One out of every five videos is “live” streaming. In August 2017, Facebook introduced “Watch,” a new platform for shows on Facebook. Watch is now available on mobile, on desktop and laptop, and in Facebook TV apps. Shows are made up of episodes — live or recorded — and follow a theme or storyline. And this is not where the story ends.

This, and dozens of similar stories, may indeed help drive the growth of the internet upward and outward. The NAB Show clearly showed this transition moving faster than ever, and the change is at a global level — noting that 73% of the homes in Sweden have 100 Mbps internet full time. All the service providers see this only accelerating the full adoption of mobile video communications and technologies like ATSC 3.0.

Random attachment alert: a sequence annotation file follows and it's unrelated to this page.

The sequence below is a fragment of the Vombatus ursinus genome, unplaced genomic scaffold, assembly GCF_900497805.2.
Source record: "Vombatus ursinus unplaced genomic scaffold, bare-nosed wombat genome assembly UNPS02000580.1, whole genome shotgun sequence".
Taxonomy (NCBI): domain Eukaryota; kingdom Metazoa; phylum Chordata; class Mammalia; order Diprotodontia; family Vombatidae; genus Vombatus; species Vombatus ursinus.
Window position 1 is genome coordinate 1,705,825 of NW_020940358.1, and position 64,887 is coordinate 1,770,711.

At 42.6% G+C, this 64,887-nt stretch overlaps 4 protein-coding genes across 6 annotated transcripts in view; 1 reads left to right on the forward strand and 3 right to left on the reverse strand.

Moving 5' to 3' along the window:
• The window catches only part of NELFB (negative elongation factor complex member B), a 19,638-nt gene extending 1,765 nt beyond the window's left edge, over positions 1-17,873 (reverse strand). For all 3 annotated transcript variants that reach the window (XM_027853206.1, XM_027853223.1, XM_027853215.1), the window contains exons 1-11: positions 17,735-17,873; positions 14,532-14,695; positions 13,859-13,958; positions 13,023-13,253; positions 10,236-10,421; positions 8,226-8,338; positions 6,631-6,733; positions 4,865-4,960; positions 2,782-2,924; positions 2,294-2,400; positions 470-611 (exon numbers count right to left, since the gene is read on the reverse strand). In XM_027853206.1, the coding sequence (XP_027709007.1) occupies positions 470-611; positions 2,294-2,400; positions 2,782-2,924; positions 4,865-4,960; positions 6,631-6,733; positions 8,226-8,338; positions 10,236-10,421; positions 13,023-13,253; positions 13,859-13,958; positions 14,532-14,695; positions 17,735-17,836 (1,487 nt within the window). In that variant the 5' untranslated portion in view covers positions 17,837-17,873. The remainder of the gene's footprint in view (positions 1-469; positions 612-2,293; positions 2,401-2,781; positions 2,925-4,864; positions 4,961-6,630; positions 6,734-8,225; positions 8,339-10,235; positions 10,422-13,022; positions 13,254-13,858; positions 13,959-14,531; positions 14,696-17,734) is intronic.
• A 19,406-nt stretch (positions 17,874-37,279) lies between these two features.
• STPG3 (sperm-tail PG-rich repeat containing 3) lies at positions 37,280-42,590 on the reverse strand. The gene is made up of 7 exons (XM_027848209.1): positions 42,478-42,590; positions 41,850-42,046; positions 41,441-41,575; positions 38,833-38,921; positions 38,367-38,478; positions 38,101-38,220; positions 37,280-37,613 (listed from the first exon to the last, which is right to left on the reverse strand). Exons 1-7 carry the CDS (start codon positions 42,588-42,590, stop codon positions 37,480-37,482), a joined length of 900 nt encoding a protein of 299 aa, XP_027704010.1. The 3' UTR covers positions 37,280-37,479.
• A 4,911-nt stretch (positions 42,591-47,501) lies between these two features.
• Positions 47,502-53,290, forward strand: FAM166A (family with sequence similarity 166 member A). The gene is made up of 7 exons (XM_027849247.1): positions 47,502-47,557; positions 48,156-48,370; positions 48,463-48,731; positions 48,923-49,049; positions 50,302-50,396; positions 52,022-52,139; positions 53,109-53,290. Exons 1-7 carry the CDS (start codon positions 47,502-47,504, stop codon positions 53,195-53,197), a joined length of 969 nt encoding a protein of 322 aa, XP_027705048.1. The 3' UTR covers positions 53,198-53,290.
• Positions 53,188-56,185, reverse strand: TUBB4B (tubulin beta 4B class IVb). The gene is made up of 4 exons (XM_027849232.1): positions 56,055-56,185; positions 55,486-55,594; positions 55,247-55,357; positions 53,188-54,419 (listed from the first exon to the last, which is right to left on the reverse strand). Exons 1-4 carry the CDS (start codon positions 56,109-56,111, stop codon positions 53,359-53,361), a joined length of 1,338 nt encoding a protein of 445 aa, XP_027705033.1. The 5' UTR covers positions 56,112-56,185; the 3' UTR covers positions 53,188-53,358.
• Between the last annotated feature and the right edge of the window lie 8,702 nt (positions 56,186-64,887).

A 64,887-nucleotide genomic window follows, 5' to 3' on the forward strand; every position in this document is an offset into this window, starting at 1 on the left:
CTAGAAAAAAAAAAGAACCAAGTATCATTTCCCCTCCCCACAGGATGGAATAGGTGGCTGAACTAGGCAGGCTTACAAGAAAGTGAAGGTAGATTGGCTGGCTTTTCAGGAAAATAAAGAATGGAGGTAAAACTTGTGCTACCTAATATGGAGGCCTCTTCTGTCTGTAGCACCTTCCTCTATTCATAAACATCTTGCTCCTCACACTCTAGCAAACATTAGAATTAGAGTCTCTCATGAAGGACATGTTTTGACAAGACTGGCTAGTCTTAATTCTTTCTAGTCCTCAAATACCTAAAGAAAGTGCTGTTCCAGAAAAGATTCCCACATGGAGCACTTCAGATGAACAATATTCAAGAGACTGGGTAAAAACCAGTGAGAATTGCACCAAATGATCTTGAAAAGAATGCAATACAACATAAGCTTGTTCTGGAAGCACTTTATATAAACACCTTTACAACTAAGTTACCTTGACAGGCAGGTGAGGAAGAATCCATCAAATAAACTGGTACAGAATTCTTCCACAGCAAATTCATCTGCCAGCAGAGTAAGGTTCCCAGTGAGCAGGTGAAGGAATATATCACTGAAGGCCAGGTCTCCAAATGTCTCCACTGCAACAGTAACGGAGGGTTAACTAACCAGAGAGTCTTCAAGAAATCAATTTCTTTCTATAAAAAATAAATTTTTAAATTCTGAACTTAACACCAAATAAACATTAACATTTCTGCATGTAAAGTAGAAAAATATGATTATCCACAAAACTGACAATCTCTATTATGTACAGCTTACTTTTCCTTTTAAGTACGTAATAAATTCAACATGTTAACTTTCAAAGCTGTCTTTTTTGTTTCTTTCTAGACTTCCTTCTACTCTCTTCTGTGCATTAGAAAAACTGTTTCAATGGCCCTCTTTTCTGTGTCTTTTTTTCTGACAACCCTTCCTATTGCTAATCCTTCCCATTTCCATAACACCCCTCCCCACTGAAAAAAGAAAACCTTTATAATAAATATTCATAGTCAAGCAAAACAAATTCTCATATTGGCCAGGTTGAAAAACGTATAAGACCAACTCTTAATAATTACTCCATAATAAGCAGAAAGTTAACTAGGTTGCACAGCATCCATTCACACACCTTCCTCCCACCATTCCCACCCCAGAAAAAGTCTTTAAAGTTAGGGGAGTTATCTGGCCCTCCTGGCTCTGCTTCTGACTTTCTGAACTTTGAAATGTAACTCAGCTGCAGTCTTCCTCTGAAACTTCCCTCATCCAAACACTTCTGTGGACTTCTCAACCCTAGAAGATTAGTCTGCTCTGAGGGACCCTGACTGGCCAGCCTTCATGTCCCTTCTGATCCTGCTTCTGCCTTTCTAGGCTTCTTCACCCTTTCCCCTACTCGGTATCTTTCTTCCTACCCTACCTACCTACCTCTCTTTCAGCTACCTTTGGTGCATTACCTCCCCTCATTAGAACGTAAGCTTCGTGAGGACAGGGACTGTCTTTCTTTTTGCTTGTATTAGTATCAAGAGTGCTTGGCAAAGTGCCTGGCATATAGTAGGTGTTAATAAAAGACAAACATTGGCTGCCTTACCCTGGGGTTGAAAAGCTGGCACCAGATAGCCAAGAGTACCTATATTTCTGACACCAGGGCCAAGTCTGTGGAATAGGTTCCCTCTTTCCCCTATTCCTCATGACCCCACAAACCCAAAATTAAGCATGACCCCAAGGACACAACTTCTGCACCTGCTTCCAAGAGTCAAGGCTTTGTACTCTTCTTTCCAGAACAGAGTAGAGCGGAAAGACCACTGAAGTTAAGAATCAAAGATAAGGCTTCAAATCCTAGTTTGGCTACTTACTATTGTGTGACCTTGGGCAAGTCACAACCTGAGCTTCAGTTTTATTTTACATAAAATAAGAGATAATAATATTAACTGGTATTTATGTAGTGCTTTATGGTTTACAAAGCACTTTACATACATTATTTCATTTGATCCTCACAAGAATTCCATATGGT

Continued emphasis on UHD was also echoed by the adoption of high dynamic range (HDR) and high frame rate (HFR). Several companies exhibited various means and methods to accommodate both the higher resolution characteristics of UHDTV (aka “4K”) and wider color gamut (WCG) perceptual capabilities found in HDR. Adding dimension to newer prospects, camera manufacturers and production solution providers alike are now making strong inroads into HFR video and the ability to produce both HDR and SDR (standard dynamic range aka “plain HD video”) in a simultaneous workflow.

Attendees check out the latest imaging technology at the ARRI booth. 

Attendees check out the latest imaging technology at the ARRI booth. 

Producing HDR and SDR, in concert with one another, comes with steeper challenges than when broadcasters moved from SD to HD video, or from stereo to surround. The complexities and processes with doing both, so that meaningful and proper images can be delivered to the consumer, showed its challenges at NAB as potential creators and users sought to understand which comes first, the HDR or the SDR — creating a sort of “chicken and the egg” perspective.

ATSC 3.0